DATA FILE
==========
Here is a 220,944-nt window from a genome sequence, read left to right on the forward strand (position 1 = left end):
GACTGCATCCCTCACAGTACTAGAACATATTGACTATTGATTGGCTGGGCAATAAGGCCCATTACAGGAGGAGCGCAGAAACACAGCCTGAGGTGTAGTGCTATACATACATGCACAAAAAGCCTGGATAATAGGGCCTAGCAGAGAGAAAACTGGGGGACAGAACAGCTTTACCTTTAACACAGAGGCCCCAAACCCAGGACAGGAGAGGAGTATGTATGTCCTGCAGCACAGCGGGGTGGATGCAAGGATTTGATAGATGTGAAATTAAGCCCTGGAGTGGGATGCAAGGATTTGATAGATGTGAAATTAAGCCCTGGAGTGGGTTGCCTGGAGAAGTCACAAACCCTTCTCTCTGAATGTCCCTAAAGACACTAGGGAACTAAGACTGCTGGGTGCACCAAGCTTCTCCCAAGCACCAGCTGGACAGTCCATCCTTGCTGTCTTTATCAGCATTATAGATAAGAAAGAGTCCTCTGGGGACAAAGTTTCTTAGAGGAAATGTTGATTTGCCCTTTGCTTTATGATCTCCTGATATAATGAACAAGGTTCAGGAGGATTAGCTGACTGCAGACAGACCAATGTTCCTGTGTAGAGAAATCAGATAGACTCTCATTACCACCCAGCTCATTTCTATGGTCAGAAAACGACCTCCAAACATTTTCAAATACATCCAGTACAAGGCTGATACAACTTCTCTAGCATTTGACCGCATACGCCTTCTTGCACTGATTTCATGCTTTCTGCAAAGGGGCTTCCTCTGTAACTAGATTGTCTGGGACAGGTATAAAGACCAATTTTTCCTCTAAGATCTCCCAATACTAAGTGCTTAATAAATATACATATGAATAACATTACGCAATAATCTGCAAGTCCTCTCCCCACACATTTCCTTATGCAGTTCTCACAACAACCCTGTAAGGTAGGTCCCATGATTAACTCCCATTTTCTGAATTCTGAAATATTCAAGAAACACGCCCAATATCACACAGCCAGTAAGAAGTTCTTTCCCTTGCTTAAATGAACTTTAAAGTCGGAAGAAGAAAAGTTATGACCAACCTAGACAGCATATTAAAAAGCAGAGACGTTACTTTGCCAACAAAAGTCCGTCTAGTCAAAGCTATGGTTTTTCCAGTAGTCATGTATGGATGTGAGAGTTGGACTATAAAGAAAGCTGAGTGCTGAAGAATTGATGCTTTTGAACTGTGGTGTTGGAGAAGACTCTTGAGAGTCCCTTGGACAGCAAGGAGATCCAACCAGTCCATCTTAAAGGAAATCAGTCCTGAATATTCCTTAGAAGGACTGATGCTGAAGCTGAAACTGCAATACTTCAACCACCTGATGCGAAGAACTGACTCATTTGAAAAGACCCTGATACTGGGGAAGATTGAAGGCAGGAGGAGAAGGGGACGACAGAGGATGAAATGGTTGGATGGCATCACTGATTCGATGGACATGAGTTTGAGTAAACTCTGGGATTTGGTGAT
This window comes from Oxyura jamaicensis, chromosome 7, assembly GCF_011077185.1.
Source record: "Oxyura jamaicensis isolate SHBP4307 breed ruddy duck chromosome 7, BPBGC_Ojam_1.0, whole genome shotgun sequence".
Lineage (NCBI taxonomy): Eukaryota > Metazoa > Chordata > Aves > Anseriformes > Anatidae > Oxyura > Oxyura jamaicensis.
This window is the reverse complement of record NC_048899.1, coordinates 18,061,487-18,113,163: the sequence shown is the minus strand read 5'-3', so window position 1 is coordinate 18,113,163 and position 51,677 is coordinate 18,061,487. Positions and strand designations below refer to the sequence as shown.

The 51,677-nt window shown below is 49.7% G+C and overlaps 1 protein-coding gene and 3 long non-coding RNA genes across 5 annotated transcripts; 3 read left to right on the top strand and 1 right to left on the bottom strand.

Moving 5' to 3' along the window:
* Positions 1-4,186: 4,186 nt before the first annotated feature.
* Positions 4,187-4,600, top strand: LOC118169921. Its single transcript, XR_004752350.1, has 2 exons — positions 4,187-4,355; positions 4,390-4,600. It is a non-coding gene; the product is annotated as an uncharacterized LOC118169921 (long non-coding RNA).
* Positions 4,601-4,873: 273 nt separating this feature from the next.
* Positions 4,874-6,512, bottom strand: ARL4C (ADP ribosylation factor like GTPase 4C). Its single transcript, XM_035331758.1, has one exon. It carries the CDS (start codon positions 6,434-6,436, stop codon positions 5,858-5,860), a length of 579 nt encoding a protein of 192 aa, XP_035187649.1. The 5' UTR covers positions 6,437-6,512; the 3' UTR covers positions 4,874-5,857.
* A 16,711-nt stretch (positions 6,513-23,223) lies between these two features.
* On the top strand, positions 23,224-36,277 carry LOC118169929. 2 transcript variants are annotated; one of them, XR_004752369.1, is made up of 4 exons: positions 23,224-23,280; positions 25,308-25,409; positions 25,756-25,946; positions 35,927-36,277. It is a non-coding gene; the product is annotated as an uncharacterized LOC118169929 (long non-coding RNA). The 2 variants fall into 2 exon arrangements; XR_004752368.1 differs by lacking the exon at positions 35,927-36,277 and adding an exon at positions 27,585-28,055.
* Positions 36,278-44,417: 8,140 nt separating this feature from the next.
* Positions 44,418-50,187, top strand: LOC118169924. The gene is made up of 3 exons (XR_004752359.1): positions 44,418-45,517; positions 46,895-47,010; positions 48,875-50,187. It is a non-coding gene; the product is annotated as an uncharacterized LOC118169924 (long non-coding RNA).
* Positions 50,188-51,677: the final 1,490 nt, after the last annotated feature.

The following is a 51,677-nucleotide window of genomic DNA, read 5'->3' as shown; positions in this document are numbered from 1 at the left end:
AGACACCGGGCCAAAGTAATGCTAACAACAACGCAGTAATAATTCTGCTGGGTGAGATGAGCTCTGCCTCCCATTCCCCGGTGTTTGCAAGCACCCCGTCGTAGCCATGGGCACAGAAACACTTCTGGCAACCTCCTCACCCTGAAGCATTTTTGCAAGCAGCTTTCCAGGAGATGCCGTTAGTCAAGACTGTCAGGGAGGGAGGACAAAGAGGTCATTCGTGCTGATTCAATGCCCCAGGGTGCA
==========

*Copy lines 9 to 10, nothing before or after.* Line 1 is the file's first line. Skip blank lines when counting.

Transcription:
* Positions 1-4,186: 4,186 nt before the first annotated feature.
* Positions 4,187-4,600, top strand: LOC118169921. Its single transcript, XR_004752350.1, has 2 exons — positions 4,187-4,355; positions 4,390-4,600. It is a non-coding gene; the product is annotated as an uncharacterized LOC118169921 (long non-coding RNA).